All of these factors are draining the Social Security Trust Fund faster than expected and it could be depleted by 2016. If this happens and congress doesn't act, those receiving benefits could be facing a 20% cut.

SOCIAL SECURITY USED TO BE A BETTER DEAL: Employees today pay more in Social Security taxes than previous generations did. Additionally, when it's their turn to retire, they're also more likely to receive smaller benefits relative to the taxes they paid in. As the number of eligible beneficiaries grows and the funds deplete, taxes are raised and will probably continue to be raised.

In 1965, workers paid 3.6%. They now pay 6.2%. For example: an individual who retired at the age of 65 in 1980 and made $44,600 would have paid $98,000 in Social Security taxes and received $207,000 in benefits. Now, an individual retiring in 2030 making about the same money will pay $404,000 in Social Security taxes and only receive $339,000 in benefits.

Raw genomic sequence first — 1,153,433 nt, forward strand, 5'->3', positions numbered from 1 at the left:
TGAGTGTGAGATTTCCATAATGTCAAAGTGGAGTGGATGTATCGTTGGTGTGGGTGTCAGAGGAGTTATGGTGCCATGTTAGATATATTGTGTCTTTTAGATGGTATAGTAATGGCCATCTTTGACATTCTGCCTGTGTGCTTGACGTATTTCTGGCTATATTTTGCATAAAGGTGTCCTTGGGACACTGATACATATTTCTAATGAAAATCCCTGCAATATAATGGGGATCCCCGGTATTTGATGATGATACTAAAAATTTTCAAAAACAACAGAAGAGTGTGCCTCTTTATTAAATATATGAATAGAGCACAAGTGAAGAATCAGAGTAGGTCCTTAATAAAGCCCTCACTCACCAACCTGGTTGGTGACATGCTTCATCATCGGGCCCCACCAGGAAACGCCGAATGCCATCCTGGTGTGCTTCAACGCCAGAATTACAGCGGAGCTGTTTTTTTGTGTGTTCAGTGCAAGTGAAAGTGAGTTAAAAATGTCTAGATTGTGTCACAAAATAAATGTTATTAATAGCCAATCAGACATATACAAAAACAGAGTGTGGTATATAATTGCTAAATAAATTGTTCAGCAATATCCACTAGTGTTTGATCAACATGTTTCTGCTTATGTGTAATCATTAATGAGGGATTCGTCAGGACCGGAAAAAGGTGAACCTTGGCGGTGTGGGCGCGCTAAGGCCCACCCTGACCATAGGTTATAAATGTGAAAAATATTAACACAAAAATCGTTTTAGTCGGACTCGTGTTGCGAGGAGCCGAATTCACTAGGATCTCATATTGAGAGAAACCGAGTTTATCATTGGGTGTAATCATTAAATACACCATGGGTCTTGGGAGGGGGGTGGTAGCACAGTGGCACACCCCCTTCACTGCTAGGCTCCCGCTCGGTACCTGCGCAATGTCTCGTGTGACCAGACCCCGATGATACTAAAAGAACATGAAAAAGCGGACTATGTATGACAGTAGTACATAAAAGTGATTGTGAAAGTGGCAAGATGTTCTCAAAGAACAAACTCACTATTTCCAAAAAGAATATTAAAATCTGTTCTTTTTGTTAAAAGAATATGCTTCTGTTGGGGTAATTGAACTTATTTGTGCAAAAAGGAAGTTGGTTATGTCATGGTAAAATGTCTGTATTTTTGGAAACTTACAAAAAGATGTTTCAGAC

IF YOU WANT MORE BENEFITS, KEEP WORKING: Those approaching retirement age have been doing the math. How much do they get if they wait to take payments? To get the biggest bump in benefits, you have to wait beyond full retirement age. For every additional year you wait, you get an increase in benefits of up to 8% until age 70. You can visit the Social Security Website to calculate your date and yearly rate of increase.

IT'S POSSIBLE TO COLLECT UNEMPLOYEMENT AND SOCIAL SECURITY: According to the National Employment Law Project who advocates for seniors to collect both, a growing number of seniors are doing so and it's perfectly legal as long as you report it to both parties.

IF YOU MAKE TOO MUCH, YOUR BENEFITS WILL BE TAXED: Many Americans think they can't be taxed on their Social Security Benefits since they come from taxes, but they'd be wrong. If you receive substantial taxable income from other sources such as dividends, self employment, investment interest and pensions, or IRA or 401k distributions, your Social Security benefits could be taxed.  The rule is if your combined income (other sources plus half of your Social Security benefits) exceeds $25,000 for an individual and $32,000 for a married couple then, you may be taxed on up to 85% of your benefits.

See also:

Social Security, Disability and Brain Injuries

How Many Work Credits Do I Need for SSDI Eligibility?